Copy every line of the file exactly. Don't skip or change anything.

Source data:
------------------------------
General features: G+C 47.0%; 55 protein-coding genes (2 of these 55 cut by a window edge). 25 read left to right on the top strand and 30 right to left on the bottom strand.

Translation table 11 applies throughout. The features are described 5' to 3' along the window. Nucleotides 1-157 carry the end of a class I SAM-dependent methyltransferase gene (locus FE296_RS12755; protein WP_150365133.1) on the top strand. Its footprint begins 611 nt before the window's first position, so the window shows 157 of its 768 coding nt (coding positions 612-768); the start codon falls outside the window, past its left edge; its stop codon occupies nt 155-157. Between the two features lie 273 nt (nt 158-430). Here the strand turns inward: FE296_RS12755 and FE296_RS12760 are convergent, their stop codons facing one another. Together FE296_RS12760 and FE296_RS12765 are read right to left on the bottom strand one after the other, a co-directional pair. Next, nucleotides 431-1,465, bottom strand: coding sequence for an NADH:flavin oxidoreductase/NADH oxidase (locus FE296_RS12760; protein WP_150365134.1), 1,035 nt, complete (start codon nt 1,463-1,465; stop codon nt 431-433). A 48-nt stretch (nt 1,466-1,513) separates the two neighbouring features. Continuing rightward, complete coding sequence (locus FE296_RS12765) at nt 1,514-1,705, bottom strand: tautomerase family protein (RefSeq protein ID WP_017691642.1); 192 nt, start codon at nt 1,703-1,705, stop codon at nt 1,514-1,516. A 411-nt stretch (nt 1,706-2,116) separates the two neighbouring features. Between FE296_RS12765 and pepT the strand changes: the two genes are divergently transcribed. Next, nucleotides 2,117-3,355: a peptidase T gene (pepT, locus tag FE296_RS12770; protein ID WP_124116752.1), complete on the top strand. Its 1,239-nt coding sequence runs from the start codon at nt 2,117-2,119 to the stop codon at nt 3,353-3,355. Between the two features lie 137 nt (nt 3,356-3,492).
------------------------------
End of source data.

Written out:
General features: G+C 47.0%; 55 protein-coding genes (2 of these 55 cut by a window edge). 25 read left to right on the top strand and 30 right to left on the bottom strand.

Translation table 11 applies throughout. The features are described 5' to 3' along the window. Nucleotides 1-157 carry the end of a class I SAM-dependent methyltransferase gene (locus FE296_RS12755; protein WP_150365133.1) on the top strand. Its footprint begins 611 nt before the window's first position, so the window shows 157 of its 768 coding nt (coding positions 612-768); the start codon falls outside the window, past its left edge; its stop codon occupies nt 155-157. Between the two features lie 273 nt (nt 158-430). Here the strand turns inward: FE296_RS12755 and FE296_RS12760 are convergent, their stop codons facing one another. Together FE296_RS12760 and FE296_RS12765 are read right to left on the bottom strand one after the other, a co-directional pair. Next, nucleotides 431-1,465, bottom strand: coding sequence for an NADH:flavin oxidoreductase/NADH oxidase (locus FE296_RS12760; protein WP_150365134.1), 1,035 nt, complete (start codon nt 1,463-1,465; stop codon nt 431-433). A 48-nt stretch (nt 1,466-1,513) separates the two neighbouring features. Continuing rightward, complete coding sequence (locus FE296_RS12765) at nt 1,514-1,705, bottom strand: tautomerase family protein (RefSeq protein ID WP_017691642.1); 192 nt, start codon at nt 1,703-1,705, stop codon at nt 1,514-1,516. A 411-nt stretch (nt 1,706-2,116) separates the two neighbouring features. Between FE296_RS12765 and pepT the strand changes: the two genes are divergently transcribed. Next, nucleotides 2,117-3,355: a peptidase T gene (pepT, locus tag FE296_RS12770; protein ID WP_124116752.1), complete on the top strand. Its 1,239-nt coding sequence runs from the start codon at nt 2,117-2,119 to the stop codon at nt 3,353-3,355. Between the two features lie 137 nt (nt 3,356-3,492).